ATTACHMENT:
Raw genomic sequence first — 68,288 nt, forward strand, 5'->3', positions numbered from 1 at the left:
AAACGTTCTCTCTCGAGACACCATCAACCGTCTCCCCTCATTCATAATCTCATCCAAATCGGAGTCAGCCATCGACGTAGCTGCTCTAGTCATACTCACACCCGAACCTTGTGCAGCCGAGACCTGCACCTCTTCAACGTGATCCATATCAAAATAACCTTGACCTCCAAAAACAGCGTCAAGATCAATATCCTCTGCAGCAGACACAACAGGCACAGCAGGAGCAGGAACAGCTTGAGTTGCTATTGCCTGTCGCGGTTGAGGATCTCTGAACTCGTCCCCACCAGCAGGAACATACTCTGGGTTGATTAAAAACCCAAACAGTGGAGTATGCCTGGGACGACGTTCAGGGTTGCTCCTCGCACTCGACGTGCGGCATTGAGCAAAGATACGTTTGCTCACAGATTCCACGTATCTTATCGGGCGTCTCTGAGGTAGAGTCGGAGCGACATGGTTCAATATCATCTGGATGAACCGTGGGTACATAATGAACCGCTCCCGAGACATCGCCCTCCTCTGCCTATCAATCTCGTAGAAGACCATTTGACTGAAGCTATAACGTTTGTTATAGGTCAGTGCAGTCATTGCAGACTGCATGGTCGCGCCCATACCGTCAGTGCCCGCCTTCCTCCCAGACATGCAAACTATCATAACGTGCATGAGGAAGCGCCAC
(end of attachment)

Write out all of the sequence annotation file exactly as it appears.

Raw genomic sequence first — 68,288 nt, forward strand, 5'->3', positions numbered from 1 at the left:
AAACGTTCTCTCTCGAGACACCATCAACCGTCTCCCCTCATTCATAATCTCATCCAAATCGGAGTCAGCCATCGACGTAGCTGCTCTAGTCATACTCACACCCGAACCTTGTGCAGCCGAGACCTGCACCTCTTCAACGTGATCCATATCAAAATAACCTTGACCTCCAAAAACAGCGTCAAGATCAATATCCTCTGCAGCAGACACAACAGGCACAGCAGGAGCAGGAACAGCTTGAGTTGCTATTGCCTGTCGCGGTTGAGGATCTCTGAACTCGTCCCCACCAGCAGGAACATACTCTGGGTTGATTAAAAACCCAAACAGTGGAGTATGCCTGGGACGACGTTCAGGGTTGCTCCTCGCACTCGACGTGCGGCATTGAGCAAAGATACGTTTGCTCACAGATTCCACGTATCTTATCGGGCGTCTCTGAGGTAGAGTCGGAGCGACATGGTTCAATATCATCTGGATGAACCGTGGGTACATAATGAACCGCTCCCGAGACATCGCCCTCCTCTGCCTATCAATCTCGTAGAAGACCATTTGACTGAAGCTATAACGTTTGTTATAGGTCAGTGCAGTCATTGCAGACTGCATGGTCGCGCCCATACCGTCAGTGCCCGCCTTCCTCCCAGACATGCAAACTATCATAACGTGCATGAGGAAGCGCCAC